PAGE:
Adam: I’m psyched to finally get all these songs out to people. We’ve been working on them for a long time in the studio. It’s kinda like when a song is recorded on an album but its not released yet its kind of like you have this secret that you can’t tell anyone and I’m just really excited to let this secret out and let everyone hear the music.
WERS: Can you tell us about new projects or collaborations you have coming up?
Adam: Absolutely. We’ve got an acoustic album coming out called Daniel the Brave that we’ve started and because I don’t like keeping secrets, we’ve already started releasing tracks from that album even though the album won’t come out until 2012. We’re also working on a third album as well. I wrote a theme song for a show on the food network called “The Big Cheese” and they just hired me to score for them. Instead, I told them what I would do is I would take the money and make an album and they could use all the tracks from the album to score the TV show. Lastly, we have just started our own non profit organization called Concerts for Cause where we help people that want to make a difference. Anybody who has a cause that they care about, we’re helping them make a live event.
WERS: Do you know your star sign (Aries, Libra, etc) and is it meaningful to you?
Adam: Scorpio. I don’t know that much about astrology but I will say this. I once read a book where you could go to your exact birthday and it was like fucked up, dead on, amazing. That’s the only thing I know about it.
Words by Cyrus Wesson
Watch Fruit Bats/Vetiver perform from the WERS In Studio Performance Library! Your pledge helps us bring great music and video on air and online.
Friday 12: 15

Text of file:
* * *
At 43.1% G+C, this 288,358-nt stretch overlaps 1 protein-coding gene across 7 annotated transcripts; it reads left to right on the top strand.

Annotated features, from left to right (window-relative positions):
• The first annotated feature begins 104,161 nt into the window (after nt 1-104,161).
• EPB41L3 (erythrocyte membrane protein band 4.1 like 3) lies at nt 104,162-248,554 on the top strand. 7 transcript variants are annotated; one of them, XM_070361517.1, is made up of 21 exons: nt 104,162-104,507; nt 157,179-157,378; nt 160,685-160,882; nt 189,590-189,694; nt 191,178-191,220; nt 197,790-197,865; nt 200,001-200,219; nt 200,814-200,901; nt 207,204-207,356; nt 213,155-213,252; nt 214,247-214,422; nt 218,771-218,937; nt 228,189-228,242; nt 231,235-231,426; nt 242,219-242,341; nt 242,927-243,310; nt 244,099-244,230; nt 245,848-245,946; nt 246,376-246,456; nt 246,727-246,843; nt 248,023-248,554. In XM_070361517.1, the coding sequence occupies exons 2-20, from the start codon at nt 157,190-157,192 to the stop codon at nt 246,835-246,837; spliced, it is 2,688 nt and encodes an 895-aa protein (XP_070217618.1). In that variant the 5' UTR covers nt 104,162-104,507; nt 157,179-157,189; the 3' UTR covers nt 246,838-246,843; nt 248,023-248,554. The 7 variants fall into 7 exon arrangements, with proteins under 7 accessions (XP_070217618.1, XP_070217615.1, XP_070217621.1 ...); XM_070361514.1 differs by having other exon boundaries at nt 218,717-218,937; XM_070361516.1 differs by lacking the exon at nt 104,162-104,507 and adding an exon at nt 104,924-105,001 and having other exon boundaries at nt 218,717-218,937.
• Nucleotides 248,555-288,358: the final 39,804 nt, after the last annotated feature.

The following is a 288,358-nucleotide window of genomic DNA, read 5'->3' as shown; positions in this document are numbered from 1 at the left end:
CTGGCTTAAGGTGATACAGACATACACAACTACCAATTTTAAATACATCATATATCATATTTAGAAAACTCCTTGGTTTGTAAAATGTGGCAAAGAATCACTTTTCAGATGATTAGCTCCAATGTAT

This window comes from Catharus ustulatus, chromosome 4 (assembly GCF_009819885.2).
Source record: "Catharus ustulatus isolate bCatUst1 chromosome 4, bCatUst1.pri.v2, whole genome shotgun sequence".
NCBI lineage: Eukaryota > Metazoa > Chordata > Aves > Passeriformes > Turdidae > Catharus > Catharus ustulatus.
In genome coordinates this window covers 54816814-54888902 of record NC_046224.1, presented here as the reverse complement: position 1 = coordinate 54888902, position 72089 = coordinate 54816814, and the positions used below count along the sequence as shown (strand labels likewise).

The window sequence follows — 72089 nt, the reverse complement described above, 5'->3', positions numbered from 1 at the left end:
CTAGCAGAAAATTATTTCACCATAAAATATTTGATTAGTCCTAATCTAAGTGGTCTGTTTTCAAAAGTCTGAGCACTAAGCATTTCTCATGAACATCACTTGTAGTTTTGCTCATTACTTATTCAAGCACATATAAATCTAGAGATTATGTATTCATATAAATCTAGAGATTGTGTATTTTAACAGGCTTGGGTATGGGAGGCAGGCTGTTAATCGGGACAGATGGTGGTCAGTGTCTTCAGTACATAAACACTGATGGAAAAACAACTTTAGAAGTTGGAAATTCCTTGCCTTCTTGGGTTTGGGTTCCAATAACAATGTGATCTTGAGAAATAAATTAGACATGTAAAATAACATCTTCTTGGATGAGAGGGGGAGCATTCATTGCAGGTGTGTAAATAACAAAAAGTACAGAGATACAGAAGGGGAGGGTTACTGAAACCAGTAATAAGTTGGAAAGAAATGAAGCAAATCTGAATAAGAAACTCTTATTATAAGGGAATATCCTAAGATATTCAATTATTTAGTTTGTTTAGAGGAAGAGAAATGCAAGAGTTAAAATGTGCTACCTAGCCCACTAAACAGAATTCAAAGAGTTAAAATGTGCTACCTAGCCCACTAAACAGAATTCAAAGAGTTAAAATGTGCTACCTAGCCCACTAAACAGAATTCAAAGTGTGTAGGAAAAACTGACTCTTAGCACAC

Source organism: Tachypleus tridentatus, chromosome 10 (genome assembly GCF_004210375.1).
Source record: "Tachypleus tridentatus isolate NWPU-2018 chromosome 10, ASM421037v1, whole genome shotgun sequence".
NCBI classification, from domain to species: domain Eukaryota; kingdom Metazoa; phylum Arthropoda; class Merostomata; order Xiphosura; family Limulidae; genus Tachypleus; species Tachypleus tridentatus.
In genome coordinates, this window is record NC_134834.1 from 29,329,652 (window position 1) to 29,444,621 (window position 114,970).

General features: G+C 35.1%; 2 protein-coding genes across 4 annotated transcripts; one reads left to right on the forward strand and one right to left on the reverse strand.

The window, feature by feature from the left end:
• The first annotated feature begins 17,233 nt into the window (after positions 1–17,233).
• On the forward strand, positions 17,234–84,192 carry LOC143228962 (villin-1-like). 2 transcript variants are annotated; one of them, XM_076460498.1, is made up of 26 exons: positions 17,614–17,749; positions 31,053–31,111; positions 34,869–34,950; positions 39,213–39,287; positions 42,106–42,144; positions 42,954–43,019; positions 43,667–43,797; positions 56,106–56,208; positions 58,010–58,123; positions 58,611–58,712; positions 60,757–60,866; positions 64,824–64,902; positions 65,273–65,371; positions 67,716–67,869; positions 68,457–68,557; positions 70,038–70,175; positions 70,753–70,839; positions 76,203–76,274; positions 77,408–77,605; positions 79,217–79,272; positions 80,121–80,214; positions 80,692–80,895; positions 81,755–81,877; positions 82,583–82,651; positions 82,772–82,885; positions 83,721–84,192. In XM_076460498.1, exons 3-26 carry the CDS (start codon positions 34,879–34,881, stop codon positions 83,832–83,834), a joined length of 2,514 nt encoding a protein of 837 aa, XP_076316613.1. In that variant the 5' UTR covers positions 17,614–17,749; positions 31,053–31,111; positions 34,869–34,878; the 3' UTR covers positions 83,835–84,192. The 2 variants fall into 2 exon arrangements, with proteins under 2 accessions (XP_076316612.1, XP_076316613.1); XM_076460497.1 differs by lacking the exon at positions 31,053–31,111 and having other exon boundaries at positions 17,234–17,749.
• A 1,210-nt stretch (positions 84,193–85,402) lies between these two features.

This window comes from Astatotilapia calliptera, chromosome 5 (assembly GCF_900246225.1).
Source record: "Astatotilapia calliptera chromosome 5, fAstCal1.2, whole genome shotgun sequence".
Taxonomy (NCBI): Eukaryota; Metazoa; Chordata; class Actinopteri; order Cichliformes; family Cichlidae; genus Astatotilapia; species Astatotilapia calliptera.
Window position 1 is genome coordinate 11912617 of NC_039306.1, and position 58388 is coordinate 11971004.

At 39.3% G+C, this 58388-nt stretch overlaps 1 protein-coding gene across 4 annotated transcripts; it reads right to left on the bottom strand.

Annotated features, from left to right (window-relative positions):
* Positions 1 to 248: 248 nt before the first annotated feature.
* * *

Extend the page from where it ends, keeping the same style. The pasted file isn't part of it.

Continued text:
TFDI live by the credo of their name (do a quick google search to find its meaning), playing a style of Band-esque music that challenges any classification of “singer/songwriter” or “folk” despite their three acoustic guitars set-up. Jay Nash, Matt Duke and Tony Lucca stopped by for LMW to play a few songs before heading out to their usual combination of solo gigs and a TFDI tour.
“Stranger in a Strange Place” opens cold with all three voices and guitars in harmony. Nash’s dreadnaught holds down the anchor to the ship of fools that is TFDI, gentlemen on a journey where the destination is both unknown and unimportant. It’s a fine start to the session and an accurate introduction to the group.
On their second tune, “Hurtin’ Kind”—Nash makes clear the dropped ‘g’ and apostrophe in the title were against his strong objections—the distinct guitar licks are more pronounced. It’s rare these days to hear even a solo acoustic guitarist who has a strong understanding of space to say nothing of three playing at once. Tony Lucca mentions off-hand during the soundcheck, “the quietest thing in my
mix is me” and it shows in far less literal ways. All three appear to always be listening, always open and trying to dig pockets of space for the others to fill with simple and well-placed riffs. The Americana refrain, “I think you’ll find/true love ain’t the hurtin’ kind,” has a trace of honesty that keeps this group’s sound out of the traditional arena. Their awareness of the possibilities and limitations of an all acoustic guitar trio fills out their sound in the way The Band held back on individual solos and created much more holistic and contemporary sounding songs with tradition-based material.
TFDI is compared with The Band in much of the press they receive which at first glance may be nothing more than reading too much into their cover of “The Weight” on their first EP. But they do in fact share many Band sensibilities including the “distinct personalities that form a cohesive sound,” says Jay Nash. Matt Duke adds that The Band is the one group the trio’s tastes align on and the influence is